Dawn Eden is the author of My Peace I Give You: Healing Sexual Wounds with the Help of the Saints. As part of her outreach to those suffering from the wounds of past sexual abuse, she has been taking her message to recovering prostitutes and others who have found themselves in prison in Philadelphia and elsewhere. The feedback is mixed, as you might imagine, but Eden believes no woman or man should be forgotten. She talks with National Review Online about what she has seen and is learning.
LOPEZ: How did you wind up speaking in a prison in the first place?
: The Malvern Retreat House, which is outside Philadelphia, wanted to hire me to speak about my first book, The Thrill of the Chaste
, at a mother-daughter event they were planning. But in the wake of the publication of my second book, My Peace I Give You: Healing Sexual Wounds with the Help of the Saints
, I wanted to speak only on healing from childhood sexual abuse. At the same time, I greatly desired to begin sharing the message of My Peace I Give You
So I told the retreat house that if they could get me in to speak at a local prison, I would speak at their mother-daughter event at no charge. They immediately connected me with Mary DeFusco, a public defender who co-founded the Project Dawn Court for women convicted of prostitution, and Father Matthew Palkowski, O.F.M. Cap., the Catholic chaplain for Philadelphia’s prison system.
Both Ms. DeFusco and Father Palkowski thought that the women they serve would benefit from hearing me speak, particularly since I speak about recovering from things that pretty much every female inmate has endured: the abuse and the misplaced guilt that its victims suffer, as well as post-traumatic stress and coping behaviors that do more harm than good.
The funny thing is, I never did get to do that mother-daughter event; it was canceled.
LOPEZ: Tell me what you could and couldn’t manage to bring inside when you spoke at the jail.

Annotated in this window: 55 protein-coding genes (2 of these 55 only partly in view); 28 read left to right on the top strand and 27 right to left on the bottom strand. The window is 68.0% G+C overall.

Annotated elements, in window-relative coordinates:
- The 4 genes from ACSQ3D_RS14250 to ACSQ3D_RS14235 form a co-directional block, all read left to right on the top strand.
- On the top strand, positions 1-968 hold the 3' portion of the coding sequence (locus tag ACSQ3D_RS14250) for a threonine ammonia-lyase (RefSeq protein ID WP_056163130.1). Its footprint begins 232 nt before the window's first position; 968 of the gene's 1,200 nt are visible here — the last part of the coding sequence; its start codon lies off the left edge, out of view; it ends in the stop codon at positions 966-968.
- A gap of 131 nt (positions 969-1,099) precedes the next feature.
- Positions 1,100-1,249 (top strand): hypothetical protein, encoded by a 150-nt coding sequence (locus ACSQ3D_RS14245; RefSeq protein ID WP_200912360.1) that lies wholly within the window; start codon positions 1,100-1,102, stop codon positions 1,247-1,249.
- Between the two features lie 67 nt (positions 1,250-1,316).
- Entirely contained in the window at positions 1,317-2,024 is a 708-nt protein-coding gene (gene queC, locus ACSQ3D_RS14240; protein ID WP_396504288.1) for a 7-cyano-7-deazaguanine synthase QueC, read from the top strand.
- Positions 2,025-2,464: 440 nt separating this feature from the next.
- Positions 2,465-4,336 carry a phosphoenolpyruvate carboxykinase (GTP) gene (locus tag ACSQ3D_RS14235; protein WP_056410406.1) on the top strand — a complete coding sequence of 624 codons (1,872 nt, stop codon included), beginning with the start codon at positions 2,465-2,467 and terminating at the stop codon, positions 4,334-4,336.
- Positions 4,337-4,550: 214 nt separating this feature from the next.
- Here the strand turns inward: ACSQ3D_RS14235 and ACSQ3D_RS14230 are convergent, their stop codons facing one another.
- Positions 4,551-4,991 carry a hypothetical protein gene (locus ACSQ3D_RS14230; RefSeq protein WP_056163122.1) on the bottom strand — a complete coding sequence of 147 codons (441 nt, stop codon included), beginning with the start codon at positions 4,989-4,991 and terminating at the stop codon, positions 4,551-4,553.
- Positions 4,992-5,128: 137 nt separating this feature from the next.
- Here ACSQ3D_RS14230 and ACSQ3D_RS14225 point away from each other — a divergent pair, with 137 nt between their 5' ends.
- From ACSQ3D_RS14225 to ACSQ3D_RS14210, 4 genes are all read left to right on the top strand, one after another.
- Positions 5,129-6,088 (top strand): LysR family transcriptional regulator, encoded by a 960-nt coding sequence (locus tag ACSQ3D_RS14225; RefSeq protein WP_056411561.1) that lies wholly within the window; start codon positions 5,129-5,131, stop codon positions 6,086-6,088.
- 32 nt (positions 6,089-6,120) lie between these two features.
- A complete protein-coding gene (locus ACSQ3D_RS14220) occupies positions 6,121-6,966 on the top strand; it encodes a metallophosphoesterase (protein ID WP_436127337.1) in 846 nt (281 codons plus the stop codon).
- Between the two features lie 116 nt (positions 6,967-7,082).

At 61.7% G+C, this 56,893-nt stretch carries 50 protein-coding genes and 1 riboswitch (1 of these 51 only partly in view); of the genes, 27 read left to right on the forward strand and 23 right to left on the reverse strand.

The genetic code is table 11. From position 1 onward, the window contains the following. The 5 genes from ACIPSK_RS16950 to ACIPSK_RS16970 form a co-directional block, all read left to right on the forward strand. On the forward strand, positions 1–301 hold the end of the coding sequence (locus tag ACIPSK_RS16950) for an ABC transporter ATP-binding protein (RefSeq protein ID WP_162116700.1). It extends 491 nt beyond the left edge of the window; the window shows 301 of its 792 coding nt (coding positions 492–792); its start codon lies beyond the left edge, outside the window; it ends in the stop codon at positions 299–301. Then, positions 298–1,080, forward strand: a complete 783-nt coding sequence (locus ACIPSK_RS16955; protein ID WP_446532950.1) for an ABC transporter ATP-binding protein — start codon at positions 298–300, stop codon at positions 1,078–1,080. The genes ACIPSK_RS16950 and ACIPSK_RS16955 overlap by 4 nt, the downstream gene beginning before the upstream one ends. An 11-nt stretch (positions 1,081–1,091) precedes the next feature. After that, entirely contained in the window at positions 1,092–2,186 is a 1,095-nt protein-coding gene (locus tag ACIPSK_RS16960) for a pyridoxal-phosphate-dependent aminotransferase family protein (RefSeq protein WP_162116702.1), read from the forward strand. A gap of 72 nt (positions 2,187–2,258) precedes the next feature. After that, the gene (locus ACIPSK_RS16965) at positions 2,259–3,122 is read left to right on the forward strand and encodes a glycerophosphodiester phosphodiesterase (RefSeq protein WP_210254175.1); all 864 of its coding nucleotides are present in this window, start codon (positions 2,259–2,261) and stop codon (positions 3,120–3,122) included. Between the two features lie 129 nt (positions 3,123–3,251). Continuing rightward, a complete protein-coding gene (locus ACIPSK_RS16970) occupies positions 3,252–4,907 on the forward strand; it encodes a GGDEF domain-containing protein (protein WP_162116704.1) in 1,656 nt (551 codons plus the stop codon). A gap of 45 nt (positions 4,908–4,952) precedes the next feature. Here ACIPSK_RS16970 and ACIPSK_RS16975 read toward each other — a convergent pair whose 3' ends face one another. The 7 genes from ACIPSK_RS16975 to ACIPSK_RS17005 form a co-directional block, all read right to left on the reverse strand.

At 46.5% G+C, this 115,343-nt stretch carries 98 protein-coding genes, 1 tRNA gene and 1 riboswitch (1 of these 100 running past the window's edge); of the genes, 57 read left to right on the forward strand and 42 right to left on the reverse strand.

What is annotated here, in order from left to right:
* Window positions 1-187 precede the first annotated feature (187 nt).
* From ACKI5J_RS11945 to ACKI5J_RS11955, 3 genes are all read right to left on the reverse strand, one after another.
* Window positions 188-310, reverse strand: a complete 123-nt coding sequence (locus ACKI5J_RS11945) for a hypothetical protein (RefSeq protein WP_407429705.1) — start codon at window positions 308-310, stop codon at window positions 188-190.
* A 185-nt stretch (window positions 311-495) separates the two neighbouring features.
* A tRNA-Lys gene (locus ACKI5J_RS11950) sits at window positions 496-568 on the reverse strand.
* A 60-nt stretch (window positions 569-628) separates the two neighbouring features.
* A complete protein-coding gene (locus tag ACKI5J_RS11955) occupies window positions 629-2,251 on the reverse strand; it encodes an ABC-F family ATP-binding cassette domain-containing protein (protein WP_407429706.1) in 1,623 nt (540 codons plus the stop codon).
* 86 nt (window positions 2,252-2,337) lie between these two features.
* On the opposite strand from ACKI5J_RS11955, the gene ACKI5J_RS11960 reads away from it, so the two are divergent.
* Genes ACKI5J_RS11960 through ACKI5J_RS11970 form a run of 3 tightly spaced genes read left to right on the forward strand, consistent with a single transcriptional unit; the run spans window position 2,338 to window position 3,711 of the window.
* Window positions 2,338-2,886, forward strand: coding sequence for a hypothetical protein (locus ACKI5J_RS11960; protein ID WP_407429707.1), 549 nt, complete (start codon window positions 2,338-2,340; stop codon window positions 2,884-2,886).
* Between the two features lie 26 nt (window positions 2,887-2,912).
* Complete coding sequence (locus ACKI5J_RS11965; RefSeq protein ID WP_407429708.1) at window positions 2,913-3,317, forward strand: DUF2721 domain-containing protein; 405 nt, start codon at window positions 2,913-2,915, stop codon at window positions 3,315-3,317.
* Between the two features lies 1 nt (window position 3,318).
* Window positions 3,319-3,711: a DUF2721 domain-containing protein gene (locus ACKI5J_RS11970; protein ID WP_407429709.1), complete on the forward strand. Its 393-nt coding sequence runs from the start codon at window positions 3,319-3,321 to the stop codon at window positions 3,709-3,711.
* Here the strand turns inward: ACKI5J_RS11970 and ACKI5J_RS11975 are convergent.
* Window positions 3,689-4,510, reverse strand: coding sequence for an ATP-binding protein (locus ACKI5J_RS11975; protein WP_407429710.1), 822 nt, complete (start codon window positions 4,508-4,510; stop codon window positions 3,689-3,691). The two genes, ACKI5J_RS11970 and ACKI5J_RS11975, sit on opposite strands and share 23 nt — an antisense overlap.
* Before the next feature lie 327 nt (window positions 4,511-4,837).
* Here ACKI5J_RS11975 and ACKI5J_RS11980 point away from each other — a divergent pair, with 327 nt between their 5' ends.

EDEN: Lockups are notorious for sharply limiting items from outside, and the Riverside Correctional Facility, the Philadelphia women’s jail, is no exception.
Before you can get past the front room of a jail, you have to show the guards everything you wish to bring in with you, including paper items. Personal effects such as your purse or wallet, and anything that you’re barred from bringing in, go into a locker. Since the stories of saints who found healing from the wounds of childhood sexual abuse are at the center of My Peace I Give You, I wanted to bring in poster-size images of some of the saints I would be discussing in my talk. However, the permissions form that the chaplain had filled out said I was bringing “Christian literature,” and the guard at the jail’s entrance said that the images did not count as “literature.” When I pleaded, she let me bring some of them in. One of them, however, she rolled up and gave back to me, saying I had to put it in the locker with my purse before she would let me pass.
I stuffed the image in the locker quickly in order to move on. It wasn’t until beginning my talk that I realized with regret that the one saint I could not show the women was the one I most wanted them to see: Blessed Laura Vicuña, a young Chilean girl whose story was the main inspiration for my writing My Peace I Give You.
LOPEZ: Who is Laura Vicuña and why did you want her there?
EDEN: When I discovered Blessed Laura in December 2010 through Ann Ball’s Modern Saints, I was amazed to learn that there was a Blessed of the Catholic Church — that is, someone worthy of veneration and very close to being canonized a saint — who was sexually mistreated by her mother’s live-in lover.